Coding respondent occupation is one of the most challenging aspects of survey data collection. Traditionally performed manually by office coders post-interview, previous research has acknowledged the advantages of coding occupation during the interview, including reducing costs, processing time and coding uncertainties that are more difficult to address post-interview. However, a number of concerns have been raised as well, including the potential for interviewer effects, the challenge of implementing the coding system in a web survey, in which respondents perform the coding procedure themselves, or the feasibility of implementing the same standardized coding system in a mixed-mode self- and interviewer-administered survey. This study sheds light on these issues by presenting an evaluation of a new occupation coding method administered during the interview in a large-scale sequential mixed-mode (web, telephone, face-to-face) cohort study of young adults in the UK. Specifically, we assess the take-up rates of this new coding method across the different modes and report on several other performance measures thought to impact the quality of the collected occupation data. Furthermore, we identify factors that affect the coding of occupation during the interview, including interviewer effects. The results carry several implications for survey practice and directions for future research.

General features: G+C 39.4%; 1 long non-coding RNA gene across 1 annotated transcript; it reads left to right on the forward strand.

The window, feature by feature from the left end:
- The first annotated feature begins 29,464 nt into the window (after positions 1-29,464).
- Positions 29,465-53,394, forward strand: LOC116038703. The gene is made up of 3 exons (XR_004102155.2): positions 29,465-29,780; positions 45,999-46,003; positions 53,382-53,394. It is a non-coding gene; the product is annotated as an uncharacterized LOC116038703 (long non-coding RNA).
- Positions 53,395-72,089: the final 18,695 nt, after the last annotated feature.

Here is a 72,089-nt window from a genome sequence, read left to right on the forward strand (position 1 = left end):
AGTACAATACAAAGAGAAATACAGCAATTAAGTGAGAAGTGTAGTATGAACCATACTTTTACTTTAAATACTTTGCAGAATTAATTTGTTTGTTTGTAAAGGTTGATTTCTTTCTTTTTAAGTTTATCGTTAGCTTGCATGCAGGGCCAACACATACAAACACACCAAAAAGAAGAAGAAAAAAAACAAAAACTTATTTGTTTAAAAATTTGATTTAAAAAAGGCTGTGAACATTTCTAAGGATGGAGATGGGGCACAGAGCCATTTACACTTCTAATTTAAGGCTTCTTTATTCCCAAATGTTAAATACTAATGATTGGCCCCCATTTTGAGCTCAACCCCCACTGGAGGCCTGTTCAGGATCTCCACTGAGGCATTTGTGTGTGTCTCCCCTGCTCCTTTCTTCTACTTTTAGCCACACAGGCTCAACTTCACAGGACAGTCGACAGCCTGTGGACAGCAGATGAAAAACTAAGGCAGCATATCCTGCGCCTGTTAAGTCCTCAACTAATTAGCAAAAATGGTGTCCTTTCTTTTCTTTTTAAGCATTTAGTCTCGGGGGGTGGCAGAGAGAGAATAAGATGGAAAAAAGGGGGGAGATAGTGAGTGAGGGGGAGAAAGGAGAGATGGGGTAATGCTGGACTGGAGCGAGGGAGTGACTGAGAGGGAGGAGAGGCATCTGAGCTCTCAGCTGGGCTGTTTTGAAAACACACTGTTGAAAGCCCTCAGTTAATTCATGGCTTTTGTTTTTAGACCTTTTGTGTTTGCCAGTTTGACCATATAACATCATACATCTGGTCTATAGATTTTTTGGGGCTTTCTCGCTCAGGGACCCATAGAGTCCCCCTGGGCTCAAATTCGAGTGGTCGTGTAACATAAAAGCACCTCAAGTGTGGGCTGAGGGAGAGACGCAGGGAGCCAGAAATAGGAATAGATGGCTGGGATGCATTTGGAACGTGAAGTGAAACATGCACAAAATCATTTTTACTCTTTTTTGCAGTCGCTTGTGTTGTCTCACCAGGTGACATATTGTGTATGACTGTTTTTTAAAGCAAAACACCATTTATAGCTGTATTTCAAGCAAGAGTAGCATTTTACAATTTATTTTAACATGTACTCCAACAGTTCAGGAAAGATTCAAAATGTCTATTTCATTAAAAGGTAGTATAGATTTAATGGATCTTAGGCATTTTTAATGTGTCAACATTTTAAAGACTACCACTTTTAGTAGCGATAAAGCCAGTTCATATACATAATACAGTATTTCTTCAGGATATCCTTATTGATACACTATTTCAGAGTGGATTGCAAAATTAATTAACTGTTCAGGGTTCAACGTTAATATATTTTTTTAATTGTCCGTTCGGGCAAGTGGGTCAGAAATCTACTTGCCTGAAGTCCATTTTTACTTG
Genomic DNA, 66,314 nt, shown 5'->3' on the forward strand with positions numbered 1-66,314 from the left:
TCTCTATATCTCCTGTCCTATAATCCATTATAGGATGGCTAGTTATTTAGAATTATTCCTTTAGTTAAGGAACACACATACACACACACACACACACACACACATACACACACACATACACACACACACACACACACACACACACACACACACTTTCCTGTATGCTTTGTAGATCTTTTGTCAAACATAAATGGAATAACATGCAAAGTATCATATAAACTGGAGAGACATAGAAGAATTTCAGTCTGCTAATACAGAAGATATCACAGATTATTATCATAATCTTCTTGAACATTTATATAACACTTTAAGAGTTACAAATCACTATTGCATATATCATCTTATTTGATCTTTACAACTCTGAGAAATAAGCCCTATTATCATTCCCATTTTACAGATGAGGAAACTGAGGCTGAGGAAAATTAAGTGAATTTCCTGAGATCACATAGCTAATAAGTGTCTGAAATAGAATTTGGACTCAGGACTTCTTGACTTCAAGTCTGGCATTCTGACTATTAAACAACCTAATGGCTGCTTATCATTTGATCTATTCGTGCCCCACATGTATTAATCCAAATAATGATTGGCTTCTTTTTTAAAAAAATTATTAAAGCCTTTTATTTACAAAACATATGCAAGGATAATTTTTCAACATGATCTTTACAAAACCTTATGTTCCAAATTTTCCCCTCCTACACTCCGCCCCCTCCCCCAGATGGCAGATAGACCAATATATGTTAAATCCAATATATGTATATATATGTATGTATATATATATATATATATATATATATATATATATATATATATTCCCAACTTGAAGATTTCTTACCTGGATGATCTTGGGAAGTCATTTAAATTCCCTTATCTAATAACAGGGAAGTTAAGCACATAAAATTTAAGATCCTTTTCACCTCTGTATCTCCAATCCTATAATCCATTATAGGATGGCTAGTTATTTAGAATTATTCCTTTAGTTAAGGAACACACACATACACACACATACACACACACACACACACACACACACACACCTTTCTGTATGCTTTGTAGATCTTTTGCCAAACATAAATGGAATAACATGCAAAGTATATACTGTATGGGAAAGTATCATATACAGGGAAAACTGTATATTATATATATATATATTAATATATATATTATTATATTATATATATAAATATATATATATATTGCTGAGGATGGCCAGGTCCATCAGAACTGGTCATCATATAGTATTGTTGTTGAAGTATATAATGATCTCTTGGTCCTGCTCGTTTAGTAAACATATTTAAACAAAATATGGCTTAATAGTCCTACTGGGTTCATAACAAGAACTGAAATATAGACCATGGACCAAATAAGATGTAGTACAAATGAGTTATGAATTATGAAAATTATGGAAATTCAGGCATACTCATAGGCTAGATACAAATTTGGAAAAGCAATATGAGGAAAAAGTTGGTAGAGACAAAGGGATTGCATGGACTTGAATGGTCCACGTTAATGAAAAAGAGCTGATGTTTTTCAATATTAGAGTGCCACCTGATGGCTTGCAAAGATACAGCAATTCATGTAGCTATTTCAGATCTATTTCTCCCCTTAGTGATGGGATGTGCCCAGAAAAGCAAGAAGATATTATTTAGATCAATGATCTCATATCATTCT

- Occupational classification
- coding error